The EU: a threat to democracy?


In the 1980s, the prospect of EU access for Greece, Spain and Portugal helped to pave the way to democracy. Today, EU economic policies contribute to the dismantling of these democracies.

All the three countries mentioned above are experimenting a long-term recession. The future of Southern Europe looks grim with prospects of long-term instability and unrest. Popular reactions to the harsh economic policies have taken various forms:

In Spain, break-up regional forces have been reinforced. In the Basque country, moderate and extreme nationalists were the winners of the October elections while state parties (PP – Conservatives and PSOE – socialdemocrats) collapsed. The same is expected to happen in Catalonia later this year.

Deligitimazation of the regime brought a high popular vote for the extreme right in the Greek June 2012 elections (while current polls credit Golden Dawn, the main extreme right-wing force with 14 per cent of the vote).

Recently, the Portuguese government could not pass measures due to high popular resistance. In all three countries, protests, street unrest and clashes with the police have become daily events.

Every day, a political drama unfolds in the South of Europe as governments struggle to survive. Democratic regimes are under tremendous pressure.

What is more severe though is the social drama: people lose their jobs, young people migrate for a better future, an increasing amount of homeless people start to appear in the streets, patients can no longer afford to buy their medicines. Cuts in education, welfare and health have brought the populations of Southern Europe down to their knees.

No one objects to cuts in bureaucratic and unnecessary state instruments. Deficit needs to be reduced but this cannot happen overnight. The imposition of a Merkel inspired narrow-minded logic is not a viable policy.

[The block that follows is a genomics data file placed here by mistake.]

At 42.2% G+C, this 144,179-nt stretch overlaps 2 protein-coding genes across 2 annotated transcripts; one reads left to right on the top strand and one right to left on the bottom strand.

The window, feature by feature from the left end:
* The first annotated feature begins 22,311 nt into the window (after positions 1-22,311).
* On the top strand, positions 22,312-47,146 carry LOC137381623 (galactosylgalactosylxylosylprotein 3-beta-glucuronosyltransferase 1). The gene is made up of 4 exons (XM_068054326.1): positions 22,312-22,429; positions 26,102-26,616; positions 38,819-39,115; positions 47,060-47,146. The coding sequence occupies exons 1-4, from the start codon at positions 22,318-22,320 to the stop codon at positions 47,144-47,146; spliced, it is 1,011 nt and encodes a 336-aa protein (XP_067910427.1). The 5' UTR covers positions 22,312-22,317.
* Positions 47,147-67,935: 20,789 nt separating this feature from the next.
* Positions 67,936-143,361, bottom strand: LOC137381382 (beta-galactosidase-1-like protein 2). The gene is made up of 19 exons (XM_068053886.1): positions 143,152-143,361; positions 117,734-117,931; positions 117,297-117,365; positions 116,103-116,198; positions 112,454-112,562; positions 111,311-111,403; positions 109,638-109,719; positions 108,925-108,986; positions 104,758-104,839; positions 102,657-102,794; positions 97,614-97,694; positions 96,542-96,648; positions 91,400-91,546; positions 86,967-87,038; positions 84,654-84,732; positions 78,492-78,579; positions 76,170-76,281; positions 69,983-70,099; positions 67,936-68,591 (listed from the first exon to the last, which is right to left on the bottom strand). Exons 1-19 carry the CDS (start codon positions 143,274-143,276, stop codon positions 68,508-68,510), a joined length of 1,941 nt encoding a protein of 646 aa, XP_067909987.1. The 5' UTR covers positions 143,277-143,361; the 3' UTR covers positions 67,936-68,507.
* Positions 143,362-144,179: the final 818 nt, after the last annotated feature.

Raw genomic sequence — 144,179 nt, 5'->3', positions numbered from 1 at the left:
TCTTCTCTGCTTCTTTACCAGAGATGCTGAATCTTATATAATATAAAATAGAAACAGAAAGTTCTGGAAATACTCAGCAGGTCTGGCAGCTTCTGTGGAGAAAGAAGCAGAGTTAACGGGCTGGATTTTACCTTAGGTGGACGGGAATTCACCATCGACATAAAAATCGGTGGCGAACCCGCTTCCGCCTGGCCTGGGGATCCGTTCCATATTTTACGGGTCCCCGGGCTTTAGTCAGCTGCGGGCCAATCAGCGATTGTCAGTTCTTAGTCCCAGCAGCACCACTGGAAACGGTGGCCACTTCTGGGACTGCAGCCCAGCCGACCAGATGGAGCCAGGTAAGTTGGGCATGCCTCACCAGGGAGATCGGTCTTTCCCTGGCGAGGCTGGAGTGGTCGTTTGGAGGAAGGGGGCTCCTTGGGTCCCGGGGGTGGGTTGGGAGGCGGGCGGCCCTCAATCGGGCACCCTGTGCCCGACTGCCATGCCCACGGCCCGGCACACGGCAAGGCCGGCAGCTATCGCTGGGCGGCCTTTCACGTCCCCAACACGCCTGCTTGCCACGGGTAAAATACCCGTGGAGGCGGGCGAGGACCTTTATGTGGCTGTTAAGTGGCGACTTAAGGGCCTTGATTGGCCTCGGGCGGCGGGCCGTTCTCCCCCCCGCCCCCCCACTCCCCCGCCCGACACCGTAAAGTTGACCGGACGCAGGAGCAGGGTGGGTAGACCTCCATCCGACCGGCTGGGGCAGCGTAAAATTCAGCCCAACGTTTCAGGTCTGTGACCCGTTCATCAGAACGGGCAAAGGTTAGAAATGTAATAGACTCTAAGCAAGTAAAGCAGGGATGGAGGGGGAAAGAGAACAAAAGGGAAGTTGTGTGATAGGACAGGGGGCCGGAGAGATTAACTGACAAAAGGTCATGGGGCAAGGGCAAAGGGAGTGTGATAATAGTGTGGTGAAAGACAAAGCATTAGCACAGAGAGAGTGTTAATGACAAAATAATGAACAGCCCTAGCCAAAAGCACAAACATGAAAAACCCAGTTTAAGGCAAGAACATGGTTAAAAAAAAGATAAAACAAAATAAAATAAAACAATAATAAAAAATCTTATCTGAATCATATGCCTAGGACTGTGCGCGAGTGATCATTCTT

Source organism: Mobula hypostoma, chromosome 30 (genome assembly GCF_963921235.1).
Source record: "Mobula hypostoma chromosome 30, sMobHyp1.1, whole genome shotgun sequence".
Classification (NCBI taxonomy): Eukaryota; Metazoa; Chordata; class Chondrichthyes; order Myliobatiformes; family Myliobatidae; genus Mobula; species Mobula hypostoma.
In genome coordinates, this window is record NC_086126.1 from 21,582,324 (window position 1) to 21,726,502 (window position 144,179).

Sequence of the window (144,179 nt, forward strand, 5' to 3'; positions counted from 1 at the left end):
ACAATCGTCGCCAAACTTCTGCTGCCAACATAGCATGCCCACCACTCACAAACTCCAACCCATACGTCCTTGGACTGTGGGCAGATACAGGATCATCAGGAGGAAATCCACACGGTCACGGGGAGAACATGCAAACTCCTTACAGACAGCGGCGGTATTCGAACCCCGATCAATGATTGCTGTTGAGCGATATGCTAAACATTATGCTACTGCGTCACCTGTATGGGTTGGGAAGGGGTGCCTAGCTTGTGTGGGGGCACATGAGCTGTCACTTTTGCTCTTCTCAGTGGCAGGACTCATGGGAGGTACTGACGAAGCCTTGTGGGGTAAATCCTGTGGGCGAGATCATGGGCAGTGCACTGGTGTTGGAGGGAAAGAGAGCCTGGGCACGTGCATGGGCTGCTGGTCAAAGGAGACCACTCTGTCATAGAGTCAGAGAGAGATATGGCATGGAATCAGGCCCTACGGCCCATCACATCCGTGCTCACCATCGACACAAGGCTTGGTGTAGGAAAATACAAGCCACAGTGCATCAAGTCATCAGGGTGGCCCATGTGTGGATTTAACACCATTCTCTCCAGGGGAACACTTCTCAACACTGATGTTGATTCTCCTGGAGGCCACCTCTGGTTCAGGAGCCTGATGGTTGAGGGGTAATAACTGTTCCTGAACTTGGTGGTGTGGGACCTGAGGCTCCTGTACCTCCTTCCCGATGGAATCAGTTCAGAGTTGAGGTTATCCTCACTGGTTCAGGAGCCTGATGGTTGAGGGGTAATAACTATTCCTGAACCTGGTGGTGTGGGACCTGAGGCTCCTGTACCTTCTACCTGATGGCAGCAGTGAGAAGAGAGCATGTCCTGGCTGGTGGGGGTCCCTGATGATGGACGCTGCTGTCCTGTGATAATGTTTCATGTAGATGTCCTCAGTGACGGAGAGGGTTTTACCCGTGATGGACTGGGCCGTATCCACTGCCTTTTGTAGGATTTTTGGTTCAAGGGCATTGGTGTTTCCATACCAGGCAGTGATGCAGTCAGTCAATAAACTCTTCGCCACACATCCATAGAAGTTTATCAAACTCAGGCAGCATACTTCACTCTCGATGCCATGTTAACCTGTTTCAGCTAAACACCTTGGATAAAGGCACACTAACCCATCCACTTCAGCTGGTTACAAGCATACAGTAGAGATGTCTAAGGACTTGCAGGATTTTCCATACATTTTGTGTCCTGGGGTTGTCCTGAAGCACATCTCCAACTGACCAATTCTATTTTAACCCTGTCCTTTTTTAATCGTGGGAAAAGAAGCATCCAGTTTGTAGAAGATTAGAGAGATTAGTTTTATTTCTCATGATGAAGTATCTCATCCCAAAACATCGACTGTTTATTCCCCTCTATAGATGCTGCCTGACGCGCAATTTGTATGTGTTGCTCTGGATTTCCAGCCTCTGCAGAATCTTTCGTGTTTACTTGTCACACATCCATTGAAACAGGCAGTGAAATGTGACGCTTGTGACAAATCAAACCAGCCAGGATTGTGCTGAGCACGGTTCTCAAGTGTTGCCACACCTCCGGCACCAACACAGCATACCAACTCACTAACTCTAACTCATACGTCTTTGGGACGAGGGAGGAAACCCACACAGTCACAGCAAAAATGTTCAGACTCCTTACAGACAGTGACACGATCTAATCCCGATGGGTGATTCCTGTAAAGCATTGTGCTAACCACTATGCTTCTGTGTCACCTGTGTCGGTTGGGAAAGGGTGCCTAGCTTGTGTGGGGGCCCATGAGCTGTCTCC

A sincere reflection on what went wrong in the South and the periphery of Europe needs to be sought. Policy failure did not only affect Greece but also hit the EU’s best students – Spain and Ireland who have long ago adopted the EU neo-liberal acquis.

Rather than boosting the importance of neo-liberal orthodoxies, EU officials should wake up to reality. A loosening of the current harsh budget rules, an extension of debt payment for the heavily indebted EU countries and considerable EU investment in job creating sectors (e.g. green investment) should be part of a new beginning.

  1. #1 by Bastian on October 27, 2012 - 6:44 pm

    The EU as an association of independent and self-responsible states (network union, a union of fatherlands) was a good idea. Unfortunately, the biased €uro zone and other wrong policies let the EU being kidnapped by powerful players in the financial markets. Connected with this is that the EU-establishment uses every crisis (mostly self-induced) to impose more and more centralisation on its member states. All this and more damages democracy. Since the Nineties the EU is resembling more and more the former Soviet Union and particularly China. It can well be that the post Maastricht EU experiment will damage Europe more than any of its previous wars.
    In fact, several economic situations in the EU resemble to what happens only in wars. For example, like occupied France in WWII the tax payers of todays Germany are expected to pay for the exports of German companies to the countries of Southern Europe (see Target 2 balance, ESM etc.). In the short range this might be fine for the companies but immediately bad for the people as tax payers. Like in war this can only happen in an autocratic/authoritarian poltical system, not in a democracy.